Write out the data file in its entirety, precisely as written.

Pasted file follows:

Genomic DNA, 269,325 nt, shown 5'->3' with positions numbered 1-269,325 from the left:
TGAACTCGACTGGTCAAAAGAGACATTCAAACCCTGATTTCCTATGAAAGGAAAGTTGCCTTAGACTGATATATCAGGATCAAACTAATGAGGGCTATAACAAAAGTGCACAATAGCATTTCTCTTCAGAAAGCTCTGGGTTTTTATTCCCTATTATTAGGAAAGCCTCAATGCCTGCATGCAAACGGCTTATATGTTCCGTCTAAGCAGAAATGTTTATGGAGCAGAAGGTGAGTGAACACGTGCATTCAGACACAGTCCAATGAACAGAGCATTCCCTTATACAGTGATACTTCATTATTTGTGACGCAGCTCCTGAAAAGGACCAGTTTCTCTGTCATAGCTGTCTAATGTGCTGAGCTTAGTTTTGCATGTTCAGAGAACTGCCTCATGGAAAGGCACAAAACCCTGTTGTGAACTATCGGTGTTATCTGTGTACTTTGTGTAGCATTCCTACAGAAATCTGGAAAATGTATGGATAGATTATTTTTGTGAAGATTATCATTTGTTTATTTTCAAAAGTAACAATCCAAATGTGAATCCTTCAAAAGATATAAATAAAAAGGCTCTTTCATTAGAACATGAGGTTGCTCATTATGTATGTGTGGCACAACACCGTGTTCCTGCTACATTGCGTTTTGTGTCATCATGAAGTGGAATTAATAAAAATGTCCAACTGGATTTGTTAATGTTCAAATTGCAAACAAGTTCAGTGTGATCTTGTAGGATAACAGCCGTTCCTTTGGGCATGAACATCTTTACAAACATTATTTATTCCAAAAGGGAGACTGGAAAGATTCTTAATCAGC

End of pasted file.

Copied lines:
Genomic DNA, 269,325 nt, shown 5'->3' with positions numbered 1-269,325 from the left:
TGAACTCGACTGGTCAAAAGAGACATTCAAACCCTGATTTCCTATGAAAGGAAAGTTGCCTTAGACTGATATATCAGGATCAAACTAATGAGGGCTATAACAAAAGTGCACAATAGCATTTCTCTTCAGAAAGCTCTGGGTTTTTATTCCCTATTATTAGGAAAGCCTCAATGCCTGCATGCAAACGGCTTATATGTTCCGTCTAAGCAGAAATGTTTATGGAGCAGAAGGTGAGTGAACACGTGCATTCAGACACAGTCCAATGAACAGAGCATTCCCTTATACAGTGATACTTCATTATTTGTGACGCAGCTCCTGAAAAGGACCAGTTTCTCTGTCATAGCTGTCTAATGTGCTGAGCTTAGTTTTGCATGTTCAGAGAACTGCCTCATGGAAAGGCACAAAACCCTGTTGTGAACTATCGGTGTTATCTGTGTACTTTGTGTAGCATTCCTACAGAAATCTGGAAAATGTATGGATAGATTATTTTTGTGAAGATTATCATTTGTTTATTTTCAAAAGTAACAATCCAAATGTGAATCCTTCAAAAGATATAAATAAAAAGGCTCTTTCATTAGAACATGAGGTTGCTCATTATGTATGTGTGGCACAACACCGTGTTCCTGCTACATTGCGTTTTGTGTCATCATGAAGTGGAATTAATAAAAATGTCCAACTGGATTTGTTAATGTTCAAATTGCAAACAAGTTCAGTGTGATCTTGTAGGATAACAGCCGTTCCTTTGGGCATGAACATCTTTACAAACATTATTTATTCCAAAAGGGAGACTGGAAAGATTCTTAATCAGC